In between those times where you use Google Analytics to do reporting, there is plenty of maintenance to do to ensure that the data that you rely on to make decisions is accurate and will lead to the best decisions. I’m going to cover three Google Analytics issues that come up regularly in our work for clients that everyone should address. It’s important to address any issues that crop up as soon as you can, so schedule some time to take a look in the next couple of weeks while things are quiet. It’ll give you the chance to start the new year off right.
Fighting Referrer Spam
We’ve talked about referrer spam and how to remove it in this post. This spam can affect how accurate any number of metrics appears for your website. So take the time to read the post above and learn how to filter out the junk. It’s actually not that time consuming to do so, especially if you use something like Referrer Spam Blocker. We recommend using the blocker, but also recommend checking that there aren’t spam sites that it missed that you then need to manually filter.
Social Media Configuration
Hidden in Google Analytics is a way to set up your social media channels so that Google Analytics tracks the content that you share on social channels and splits it up from other’s shares of your content on the same channels. First you need to configure the settings found here.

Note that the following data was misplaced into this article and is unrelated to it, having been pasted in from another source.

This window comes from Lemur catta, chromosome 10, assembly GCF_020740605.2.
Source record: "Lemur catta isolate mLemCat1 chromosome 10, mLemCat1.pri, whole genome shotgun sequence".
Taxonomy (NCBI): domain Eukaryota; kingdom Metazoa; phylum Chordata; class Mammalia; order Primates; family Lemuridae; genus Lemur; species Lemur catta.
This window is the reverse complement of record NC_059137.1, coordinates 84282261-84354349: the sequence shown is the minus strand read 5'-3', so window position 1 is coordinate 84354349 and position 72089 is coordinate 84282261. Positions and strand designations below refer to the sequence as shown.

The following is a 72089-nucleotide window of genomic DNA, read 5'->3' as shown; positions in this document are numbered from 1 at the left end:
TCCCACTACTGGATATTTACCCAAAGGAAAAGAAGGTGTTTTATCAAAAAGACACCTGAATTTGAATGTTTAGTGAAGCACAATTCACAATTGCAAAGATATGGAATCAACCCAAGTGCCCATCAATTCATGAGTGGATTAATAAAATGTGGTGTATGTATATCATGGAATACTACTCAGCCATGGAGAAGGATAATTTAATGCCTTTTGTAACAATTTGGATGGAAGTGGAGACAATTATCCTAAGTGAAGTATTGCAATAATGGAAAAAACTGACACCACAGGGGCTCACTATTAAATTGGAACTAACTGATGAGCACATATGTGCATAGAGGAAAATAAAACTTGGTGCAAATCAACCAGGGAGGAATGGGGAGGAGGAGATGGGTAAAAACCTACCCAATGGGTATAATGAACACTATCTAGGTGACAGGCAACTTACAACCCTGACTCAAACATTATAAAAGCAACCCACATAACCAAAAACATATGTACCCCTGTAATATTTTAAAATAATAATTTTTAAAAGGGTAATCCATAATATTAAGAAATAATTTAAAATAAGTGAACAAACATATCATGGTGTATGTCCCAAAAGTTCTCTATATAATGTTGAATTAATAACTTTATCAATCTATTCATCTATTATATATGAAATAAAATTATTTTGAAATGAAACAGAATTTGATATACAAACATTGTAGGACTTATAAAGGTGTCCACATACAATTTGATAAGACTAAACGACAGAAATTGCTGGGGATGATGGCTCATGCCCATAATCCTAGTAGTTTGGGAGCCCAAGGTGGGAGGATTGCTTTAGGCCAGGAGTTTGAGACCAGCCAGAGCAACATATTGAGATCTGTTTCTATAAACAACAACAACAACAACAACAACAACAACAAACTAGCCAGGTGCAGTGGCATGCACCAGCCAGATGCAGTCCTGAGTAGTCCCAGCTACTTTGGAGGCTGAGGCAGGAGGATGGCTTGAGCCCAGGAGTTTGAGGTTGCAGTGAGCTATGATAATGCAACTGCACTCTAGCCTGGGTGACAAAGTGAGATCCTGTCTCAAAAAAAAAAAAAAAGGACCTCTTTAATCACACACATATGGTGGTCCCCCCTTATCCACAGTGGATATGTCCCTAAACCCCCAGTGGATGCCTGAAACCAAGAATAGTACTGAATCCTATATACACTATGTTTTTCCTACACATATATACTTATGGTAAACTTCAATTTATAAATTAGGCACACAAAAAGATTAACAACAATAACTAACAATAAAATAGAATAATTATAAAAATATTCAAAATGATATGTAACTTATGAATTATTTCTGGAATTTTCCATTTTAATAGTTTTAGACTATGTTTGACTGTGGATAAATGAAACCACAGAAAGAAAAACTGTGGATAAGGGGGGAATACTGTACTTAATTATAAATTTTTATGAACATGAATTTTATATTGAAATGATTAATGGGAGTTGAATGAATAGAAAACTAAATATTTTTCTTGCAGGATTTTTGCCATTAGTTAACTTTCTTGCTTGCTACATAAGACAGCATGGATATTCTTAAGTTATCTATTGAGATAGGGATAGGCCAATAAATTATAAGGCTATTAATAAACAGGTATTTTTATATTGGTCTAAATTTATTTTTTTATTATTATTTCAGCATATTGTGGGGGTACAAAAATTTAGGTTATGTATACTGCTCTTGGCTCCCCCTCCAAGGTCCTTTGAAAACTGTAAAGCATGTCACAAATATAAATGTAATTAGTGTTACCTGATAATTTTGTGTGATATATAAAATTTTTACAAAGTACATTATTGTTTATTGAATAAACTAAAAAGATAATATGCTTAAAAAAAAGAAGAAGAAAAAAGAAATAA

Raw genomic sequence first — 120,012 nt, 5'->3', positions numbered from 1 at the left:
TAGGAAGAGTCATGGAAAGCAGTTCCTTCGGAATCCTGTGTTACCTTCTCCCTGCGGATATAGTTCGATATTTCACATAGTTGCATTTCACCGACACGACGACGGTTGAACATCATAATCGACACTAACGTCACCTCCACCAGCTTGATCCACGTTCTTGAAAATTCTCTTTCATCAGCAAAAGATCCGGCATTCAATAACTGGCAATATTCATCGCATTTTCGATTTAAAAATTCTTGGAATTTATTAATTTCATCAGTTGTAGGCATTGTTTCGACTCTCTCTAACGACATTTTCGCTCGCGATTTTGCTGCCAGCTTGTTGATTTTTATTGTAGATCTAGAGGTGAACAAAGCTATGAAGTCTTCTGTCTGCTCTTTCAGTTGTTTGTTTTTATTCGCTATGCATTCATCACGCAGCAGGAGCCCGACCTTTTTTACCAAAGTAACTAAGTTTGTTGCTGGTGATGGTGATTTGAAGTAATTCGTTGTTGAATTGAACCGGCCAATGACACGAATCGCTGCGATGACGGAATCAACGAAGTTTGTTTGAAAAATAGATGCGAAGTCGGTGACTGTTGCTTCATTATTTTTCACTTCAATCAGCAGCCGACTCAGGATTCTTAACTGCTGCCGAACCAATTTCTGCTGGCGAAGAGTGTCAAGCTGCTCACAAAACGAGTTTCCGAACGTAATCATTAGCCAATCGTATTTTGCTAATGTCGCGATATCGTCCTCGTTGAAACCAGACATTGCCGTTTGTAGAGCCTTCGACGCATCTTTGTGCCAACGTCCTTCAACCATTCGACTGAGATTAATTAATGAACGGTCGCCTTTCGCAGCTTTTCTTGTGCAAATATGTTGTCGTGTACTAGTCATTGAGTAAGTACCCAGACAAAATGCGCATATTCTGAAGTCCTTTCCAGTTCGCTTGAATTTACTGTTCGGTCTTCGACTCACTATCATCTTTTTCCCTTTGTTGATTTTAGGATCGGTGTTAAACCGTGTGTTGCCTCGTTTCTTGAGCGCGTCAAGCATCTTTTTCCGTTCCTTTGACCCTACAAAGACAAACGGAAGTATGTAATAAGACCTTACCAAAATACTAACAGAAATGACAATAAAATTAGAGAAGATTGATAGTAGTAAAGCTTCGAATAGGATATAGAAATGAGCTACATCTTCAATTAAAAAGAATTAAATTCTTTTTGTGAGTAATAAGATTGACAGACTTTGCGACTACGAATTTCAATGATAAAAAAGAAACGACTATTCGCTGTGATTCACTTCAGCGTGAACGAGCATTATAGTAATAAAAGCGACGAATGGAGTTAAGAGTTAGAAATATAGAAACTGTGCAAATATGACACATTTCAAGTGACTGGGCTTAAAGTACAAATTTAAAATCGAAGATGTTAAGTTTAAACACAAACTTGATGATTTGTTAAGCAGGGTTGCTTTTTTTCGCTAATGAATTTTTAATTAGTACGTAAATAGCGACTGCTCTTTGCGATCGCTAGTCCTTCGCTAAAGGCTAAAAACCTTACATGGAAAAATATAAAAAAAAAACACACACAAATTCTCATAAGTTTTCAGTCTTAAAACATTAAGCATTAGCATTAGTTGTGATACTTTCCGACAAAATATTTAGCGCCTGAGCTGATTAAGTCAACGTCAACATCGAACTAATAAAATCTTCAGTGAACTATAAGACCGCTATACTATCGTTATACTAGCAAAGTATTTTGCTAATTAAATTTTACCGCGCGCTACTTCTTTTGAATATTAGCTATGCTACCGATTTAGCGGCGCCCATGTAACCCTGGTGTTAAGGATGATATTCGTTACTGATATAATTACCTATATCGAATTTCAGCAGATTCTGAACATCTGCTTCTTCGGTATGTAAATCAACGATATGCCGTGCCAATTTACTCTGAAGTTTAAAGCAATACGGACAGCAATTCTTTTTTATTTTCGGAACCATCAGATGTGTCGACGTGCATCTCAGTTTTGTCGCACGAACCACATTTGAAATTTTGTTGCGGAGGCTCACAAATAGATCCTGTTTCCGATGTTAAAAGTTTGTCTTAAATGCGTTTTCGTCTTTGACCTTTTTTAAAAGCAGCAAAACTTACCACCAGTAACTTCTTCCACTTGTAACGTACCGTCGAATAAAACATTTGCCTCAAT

In the screenshot above, I’ve shown how you get all your settings into the admin panel. Once you’ve done that visit this report inside Google Analytics while logged into the right Google account and you’ll see social traffic is broken up into /social (your own social sharing) and /referral (other people sharing your content on their social channels) as shown in the screenshot below.
This can come in handy when start to determine which part of your social strategy needs attention.
Connecting Google Search Console
Last but not least – want to get search engine data inside Google Analytics? Good news is you can tell what searches are bringing people to land on the specific pages on your website. To get this information, all you need to do is visit and walk through Google’s Search Console, add a property and then connect it with your Google Analytics account (formerly Google Webmaster Tools). It’s super easy to do. Once you’ve added the property into the page linked above, you’ll follow a wizard that will allow you to verify the site is yours using Google Analytics.
You’ll see queries that people use, the landing pages that they come into your site on and other information. I personally like to use the report to see the CTR rate of our blog posts given the number of impressions those landing pages get. There are a variety of ways you can use it as with the reports above.
By configuring all of these settings and addressing these Google Analytics issues, you’ll be way ahead of the curve for 2016. You’ll get more information and more accurate data for an hour worth of work. That’s one of the best gifts you can give yourself as a business for the new year.